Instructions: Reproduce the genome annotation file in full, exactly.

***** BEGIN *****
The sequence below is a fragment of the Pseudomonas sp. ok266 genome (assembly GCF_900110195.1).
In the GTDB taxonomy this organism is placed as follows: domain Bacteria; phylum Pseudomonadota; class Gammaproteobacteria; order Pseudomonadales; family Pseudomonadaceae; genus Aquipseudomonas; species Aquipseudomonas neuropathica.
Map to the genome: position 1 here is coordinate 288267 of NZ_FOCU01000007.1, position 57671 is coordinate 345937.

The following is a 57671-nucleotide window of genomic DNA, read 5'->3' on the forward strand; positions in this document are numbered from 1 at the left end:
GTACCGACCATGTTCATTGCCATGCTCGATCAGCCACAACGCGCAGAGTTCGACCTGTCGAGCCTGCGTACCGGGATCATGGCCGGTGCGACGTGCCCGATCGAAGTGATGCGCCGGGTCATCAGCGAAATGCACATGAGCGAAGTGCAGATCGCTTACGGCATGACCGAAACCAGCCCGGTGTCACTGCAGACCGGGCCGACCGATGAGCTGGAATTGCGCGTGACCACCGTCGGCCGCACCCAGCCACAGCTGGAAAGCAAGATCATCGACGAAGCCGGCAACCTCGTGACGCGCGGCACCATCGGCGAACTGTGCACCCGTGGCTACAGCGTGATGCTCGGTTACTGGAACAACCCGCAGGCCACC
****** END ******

The sequence below is a fragment of the Pseudomonas sp. ok266 genome (assembly GCF_900110195.1).
In the GTDB taxonomy this organism is placed as follows: domain Bacteria; phylum Pseudomonadota; class Gammaproteobacteria; order Pseudomonadales; family Pseudomonadaceae; genus Aquipseudomonas; species Aquipseudomonas neuropathica.
Map to the genome: position 1 here is coordinate 288267 of NZ_FOCU01000007.1, position 57671 is coordinate 345937.

The following is a 57671-nucleotide window of genomic DNA, read 5'->3' on the forward strand; positions in this document are numbered from 1 at the left end:
GTACCGACCATGTTCATTGCCATGCTCGATCAGCCACAACGCGCAGAGTTCGACCTGTCGAGCCTGCGTACCGGGATCATGGCCGGTGCGACGTGCCCGATCGAAGTGATGCGCCGGGTCATCAGCGAAATGCACATGAGCGAAGTGCAGATCGCTTACGGCATGACCGAAACCAGCCCGGTGTCACTGCAGACCGGGCCGACCGATGAGCTGGAATTGCGCGTGACCACCGTCGGCCGCACCCAGCCACAGCTGGAAAGCAAGATCATCGACGAAGCCGGCAACCTCGTGACGCGCGGCACCATCGGCGAACTGTGCACCCGTGGCTACAGCGTGATGCTCGGTTACTGGAACAACCCGCAGGCCACC